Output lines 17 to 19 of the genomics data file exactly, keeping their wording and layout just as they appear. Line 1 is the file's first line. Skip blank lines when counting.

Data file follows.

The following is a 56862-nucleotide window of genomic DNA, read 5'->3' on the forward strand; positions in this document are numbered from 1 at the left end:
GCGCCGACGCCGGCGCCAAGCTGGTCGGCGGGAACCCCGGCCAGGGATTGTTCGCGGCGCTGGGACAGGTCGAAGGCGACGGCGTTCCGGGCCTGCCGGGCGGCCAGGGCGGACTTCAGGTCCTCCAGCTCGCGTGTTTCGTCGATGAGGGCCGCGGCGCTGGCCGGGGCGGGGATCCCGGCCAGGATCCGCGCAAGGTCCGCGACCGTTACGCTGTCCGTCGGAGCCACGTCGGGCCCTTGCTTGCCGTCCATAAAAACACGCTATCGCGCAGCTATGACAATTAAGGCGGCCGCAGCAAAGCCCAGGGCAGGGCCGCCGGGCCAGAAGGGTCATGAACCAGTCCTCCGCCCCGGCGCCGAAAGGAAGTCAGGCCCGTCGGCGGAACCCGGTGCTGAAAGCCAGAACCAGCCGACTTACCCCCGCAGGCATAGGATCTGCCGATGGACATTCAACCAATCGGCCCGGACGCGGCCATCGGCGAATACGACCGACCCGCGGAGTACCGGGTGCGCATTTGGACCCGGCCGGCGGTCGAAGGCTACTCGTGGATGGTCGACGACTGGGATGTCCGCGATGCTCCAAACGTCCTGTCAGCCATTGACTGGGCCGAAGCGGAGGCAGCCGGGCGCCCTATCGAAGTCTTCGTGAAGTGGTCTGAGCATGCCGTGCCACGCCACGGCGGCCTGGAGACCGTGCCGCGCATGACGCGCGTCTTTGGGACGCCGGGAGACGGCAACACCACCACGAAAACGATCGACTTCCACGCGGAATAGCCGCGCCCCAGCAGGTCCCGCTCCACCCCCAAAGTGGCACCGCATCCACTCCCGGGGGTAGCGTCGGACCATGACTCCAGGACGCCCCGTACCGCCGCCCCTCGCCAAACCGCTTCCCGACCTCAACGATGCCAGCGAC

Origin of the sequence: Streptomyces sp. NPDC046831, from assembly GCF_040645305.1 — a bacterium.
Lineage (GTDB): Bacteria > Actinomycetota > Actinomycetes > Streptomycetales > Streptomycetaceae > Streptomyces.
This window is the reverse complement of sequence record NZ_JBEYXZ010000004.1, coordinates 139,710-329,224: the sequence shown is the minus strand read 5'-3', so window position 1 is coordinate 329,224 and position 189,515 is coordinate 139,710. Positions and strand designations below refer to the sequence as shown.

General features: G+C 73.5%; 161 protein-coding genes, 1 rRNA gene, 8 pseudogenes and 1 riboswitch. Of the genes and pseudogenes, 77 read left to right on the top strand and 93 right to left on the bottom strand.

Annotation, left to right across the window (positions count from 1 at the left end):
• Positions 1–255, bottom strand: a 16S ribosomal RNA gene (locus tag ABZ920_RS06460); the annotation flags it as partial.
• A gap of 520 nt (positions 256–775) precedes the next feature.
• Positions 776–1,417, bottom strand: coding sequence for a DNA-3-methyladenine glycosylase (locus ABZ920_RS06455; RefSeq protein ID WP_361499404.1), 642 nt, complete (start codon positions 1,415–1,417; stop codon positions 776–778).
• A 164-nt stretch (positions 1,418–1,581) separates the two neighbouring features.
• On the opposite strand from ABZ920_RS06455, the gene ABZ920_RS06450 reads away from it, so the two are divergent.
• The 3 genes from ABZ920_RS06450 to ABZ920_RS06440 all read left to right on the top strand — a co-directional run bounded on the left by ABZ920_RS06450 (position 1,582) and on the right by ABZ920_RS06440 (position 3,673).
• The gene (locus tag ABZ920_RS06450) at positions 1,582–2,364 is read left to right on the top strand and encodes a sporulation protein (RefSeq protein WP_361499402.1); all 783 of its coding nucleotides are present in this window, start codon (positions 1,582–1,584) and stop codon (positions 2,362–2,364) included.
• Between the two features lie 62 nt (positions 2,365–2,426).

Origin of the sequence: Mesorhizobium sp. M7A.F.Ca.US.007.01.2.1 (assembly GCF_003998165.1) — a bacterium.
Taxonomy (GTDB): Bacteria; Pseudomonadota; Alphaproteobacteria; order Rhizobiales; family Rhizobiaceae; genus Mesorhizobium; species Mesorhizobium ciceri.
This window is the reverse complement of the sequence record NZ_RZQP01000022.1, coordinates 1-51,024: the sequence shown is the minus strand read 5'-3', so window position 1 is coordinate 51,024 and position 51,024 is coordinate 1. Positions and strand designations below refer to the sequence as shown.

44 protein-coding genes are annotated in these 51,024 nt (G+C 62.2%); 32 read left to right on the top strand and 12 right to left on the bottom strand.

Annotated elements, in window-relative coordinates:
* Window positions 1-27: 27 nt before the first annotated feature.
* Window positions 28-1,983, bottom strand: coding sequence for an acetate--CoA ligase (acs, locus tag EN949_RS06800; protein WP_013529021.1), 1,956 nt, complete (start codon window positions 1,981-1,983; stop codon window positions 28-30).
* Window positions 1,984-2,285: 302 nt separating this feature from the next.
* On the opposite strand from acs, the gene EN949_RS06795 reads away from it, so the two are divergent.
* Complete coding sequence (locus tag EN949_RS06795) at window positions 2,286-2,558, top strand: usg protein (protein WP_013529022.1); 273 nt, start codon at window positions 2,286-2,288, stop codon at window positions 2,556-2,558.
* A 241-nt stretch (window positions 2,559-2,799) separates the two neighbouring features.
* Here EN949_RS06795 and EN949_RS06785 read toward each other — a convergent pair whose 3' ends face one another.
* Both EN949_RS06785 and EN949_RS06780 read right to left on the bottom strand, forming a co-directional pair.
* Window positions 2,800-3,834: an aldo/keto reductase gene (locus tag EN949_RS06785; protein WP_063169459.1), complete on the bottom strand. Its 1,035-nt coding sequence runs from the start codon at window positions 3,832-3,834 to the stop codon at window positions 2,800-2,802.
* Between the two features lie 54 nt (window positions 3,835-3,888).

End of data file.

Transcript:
Taxonomy (GTDB): Bacteria; Pseudomonadota; Alphaproteobacteria; order Rhizobiales; family Rhizobiaceae; genus Mesorhizobium; species Mesorhizobium ciceri.
This window is the reverse complement of the sequence record NZ_RZQP01000022.1, coordinates 1-51,024: the sequence shown is the minus strand read 5'-3', so window position 1 is coordinate 51,024 and position 51,024 is coordinate 1. Positions and strand designations below refer to the sequence as shown.

44 protein-coding genes are annotated in these 51,024 nt (G+C 62.2%); 32 read left to right on the top strand and 12 right to left on the bottom strand.